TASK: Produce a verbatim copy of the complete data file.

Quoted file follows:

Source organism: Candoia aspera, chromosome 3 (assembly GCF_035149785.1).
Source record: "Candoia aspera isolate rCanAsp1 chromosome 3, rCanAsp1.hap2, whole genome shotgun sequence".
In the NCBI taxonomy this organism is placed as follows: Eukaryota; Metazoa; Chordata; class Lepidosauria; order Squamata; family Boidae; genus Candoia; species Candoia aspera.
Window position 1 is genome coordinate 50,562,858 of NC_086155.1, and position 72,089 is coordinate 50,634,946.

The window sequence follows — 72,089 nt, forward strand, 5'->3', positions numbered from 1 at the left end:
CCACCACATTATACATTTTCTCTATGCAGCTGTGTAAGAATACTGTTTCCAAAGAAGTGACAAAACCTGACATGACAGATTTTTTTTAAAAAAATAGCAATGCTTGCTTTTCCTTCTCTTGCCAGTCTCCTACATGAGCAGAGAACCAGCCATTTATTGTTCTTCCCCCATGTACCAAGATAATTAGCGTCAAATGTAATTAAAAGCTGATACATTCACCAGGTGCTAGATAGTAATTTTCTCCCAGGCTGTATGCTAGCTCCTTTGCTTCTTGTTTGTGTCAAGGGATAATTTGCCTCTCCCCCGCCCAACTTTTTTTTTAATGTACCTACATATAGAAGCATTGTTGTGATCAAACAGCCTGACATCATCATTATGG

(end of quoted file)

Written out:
Source organism: Candoia aspera, chromosome 3 (assembly GCF_035149785.1).
Source record: "Candoia aspera isolate rCanAsp1 chromosome 3, rCanAsp1.hap2, whole genome shotgun sequence".
In the NCBI taxonomy this organism is placed as follows: Eukaryota; Metazoa; Chordata; class Lepidosauria; order Squamata; family Boidae; genus Candoia; species Candoia aspera.
Window position 1 is genome coordinate 50,562,858 of NC_086155.1, and position 72,089 is coordinate 50,634,946.

The window sequence follows — 72,089 nt, forward strand, 5'->3', positions numbered from 1 at the left end:
CCACCACATTATACATTTTCTCTATGCAGCTGTGTAAGAATACTGTTTCCAAAGAAGTGACAAAACCTGACATGACAGATTTTTTTTAAAAAAATAGCAATGCTTGCTTTTCCTTCTCTTGCCAGTCTCCTACATGAGCAGAGAACCAGCCATTTATTGTTCTTCCCCCATGTACCAAGATAATTAGCGTCAAATGTAATTAAAAGCTGATACATTCACCAGGTGCTAGATAGTAATTTTCTCCCAGGCTGTATGCTAGCTCCTTTGCTTCTTGTTTGTGTCAAGGGATAATTTGCCTCTCCCCCGCCCAACTTTTTTTTTAATGTACCTACATATAGAAGCATTGTTGTGATCAAACAGCCTGACATCATCATTATGG